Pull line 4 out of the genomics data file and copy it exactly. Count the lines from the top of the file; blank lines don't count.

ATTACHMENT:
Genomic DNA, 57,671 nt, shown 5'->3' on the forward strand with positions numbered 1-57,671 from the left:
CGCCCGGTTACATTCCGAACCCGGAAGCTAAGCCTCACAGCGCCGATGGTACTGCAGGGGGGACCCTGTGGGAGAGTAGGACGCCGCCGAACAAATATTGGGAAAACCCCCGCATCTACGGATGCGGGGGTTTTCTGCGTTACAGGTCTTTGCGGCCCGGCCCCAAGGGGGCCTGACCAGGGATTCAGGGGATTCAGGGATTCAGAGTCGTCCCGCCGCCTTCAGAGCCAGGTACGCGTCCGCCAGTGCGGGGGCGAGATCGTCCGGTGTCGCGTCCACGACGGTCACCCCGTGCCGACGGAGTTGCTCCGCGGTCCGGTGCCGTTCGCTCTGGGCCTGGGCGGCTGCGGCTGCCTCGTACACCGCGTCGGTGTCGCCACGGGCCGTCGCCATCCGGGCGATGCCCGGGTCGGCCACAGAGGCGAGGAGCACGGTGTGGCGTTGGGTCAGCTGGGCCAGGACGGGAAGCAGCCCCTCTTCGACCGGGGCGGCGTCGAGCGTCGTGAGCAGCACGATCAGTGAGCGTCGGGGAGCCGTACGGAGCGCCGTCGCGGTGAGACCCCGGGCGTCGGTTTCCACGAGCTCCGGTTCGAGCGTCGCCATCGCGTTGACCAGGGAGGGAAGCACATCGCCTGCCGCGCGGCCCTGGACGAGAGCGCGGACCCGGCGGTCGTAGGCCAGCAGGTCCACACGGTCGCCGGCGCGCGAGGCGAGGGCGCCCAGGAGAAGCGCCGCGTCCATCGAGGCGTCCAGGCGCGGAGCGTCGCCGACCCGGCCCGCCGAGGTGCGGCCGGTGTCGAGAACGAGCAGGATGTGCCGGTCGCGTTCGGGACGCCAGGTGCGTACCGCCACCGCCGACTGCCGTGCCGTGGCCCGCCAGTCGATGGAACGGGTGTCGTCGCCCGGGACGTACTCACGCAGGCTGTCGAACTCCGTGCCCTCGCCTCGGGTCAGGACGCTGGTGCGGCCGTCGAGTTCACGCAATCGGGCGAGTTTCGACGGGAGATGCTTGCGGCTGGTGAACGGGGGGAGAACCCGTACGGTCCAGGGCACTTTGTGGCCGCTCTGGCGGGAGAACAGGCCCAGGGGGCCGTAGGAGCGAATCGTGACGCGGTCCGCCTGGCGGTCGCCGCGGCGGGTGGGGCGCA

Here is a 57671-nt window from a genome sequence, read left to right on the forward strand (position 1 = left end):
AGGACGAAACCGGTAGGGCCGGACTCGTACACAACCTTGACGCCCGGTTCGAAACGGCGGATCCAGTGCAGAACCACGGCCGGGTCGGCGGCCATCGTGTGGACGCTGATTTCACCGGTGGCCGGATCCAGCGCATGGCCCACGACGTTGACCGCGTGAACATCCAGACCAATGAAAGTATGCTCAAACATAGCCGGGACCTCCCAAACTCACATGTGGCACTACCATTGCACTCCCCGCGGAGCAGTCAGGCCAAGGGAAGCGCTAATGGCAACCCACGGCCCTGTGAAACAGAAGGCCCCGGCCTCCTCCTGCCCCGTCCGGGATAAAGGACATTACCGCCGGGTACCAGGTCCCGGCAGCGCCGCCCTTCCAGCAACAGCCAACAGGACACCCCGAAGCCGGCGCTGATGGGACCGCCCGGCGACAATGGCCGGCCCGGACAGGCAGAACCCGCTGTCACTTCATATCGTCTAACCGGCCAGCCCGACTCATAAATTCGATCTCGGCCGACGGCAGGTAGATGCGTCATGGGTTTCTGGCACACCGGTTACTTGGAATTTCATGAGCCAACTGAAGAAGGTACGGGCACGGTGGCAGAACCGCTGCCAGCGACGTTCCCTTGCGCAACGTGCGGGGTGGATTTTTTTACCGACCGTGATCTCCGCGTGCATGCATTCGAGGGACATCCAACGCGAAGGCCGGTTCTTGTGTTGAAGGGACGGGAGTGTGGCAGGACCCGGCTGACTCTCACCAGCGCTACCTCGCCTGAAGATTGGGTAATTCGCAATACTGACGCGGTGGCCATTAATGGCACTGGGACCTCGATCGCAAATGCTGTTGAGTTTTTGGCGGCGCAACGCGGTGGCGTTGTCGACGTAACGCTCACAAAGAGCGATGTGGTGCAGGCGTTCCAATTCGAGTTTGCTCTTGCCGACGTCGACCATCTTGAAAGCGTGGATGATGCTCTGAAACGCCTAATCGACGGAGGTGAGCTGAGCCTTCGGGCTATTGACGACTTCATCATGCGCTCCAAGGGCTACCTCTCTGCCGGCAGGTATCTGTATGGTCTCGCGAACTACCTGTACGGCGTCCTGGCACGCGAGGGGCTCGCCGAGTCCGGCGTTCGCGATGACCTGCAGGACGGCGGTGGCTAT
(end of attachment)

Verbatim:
AGGACGAAACCGGTAGGGCCGGACTCGTACACAACCTTGACGCCCGGTTCGAAACGGCGGATCCAGTGCAGAACCACGGCCGGGTCGGCGGCCATCGTGTGGACGCTGATTTCACCGGTGGCCGGATCCAGCGCATGGCCCACGACGTTGACCGCGTGAACATCCAGACCAATGAAAGTATGCTCAAACATAGCCGGGACCTCCCAAACTCACATGTGGCACTACCATTGCACTCCCCGCGGAGCAGTCAGGCCAAGGGAAGCGCTAATGGCAACCCACGGCCCTGTGAAACAGAAGGCCCCGGCCTCCTCCTGCCCCGTCCGGGATAAAGGACATTACCGCCGGGTACCAGGTCCCGGCAGCGCCGCCCTTCCAGCAACAGCCAACAGGACACCCCGAAGCCGGCGCTGATGGGACCGCCCGGCGACAATGGCCGGCCCGGACAGGCAGAACCCGCTGTCACTTCATATCGTCTAACCGGCCAGCCCGACTCATAAATTCGATCTCGGCCGACGGCAGGTAGATGCGTCATGGGTTTCTGGCACACCGGTTACTTGGAATTTCATGAGCCAACTGAAGAAGGTACGGGCACGGTGGCAGAACCGCTGCCAGCGACGTTCCCTTGCGCAACGTGCGGGGTGGATTTTTTTACCGACCGTGATCTCCGCGTGCATGCATTCGAGGGACATCCAACGCGAAGGCCGGTTCTTGTGTTGAAGGGACGGGAGTGTGGCAGGACCCGGCTGACTCTCACCAGCGCTACCTCGCCTGAAGATTGGGTAATTCGCAATACTGACGCGGTGGCCATTAATGGCACTGGGACCTCGATCGCAAATGCTGTTGAGTTTTTGGCGGCGCAACGCGGTGGCGTTGTCGACGTAACGCTCACAAAGAGCGATGTGGTGCAGGCGTTCCAATTCGAGTTTGCTCTTGCCGACGTCGACCATCTTGAAAGCGTGGATGATGCTCTGAAACGCCTAATCGACGGAGGTGAGCTGAGCCTTCGGGCTATTGACGACTTCATCATGCGCTCCAAGGGCTACCTCTCTGCCGGCAGGTATCTGTATGGTCTCGCGAACTACCTGTACGGCGTCCTGGCACGCGAGGGGCTCGCCGAGTCCGGCGTTCGCGATGACCTGCAGGACGGCGGTGGCTAT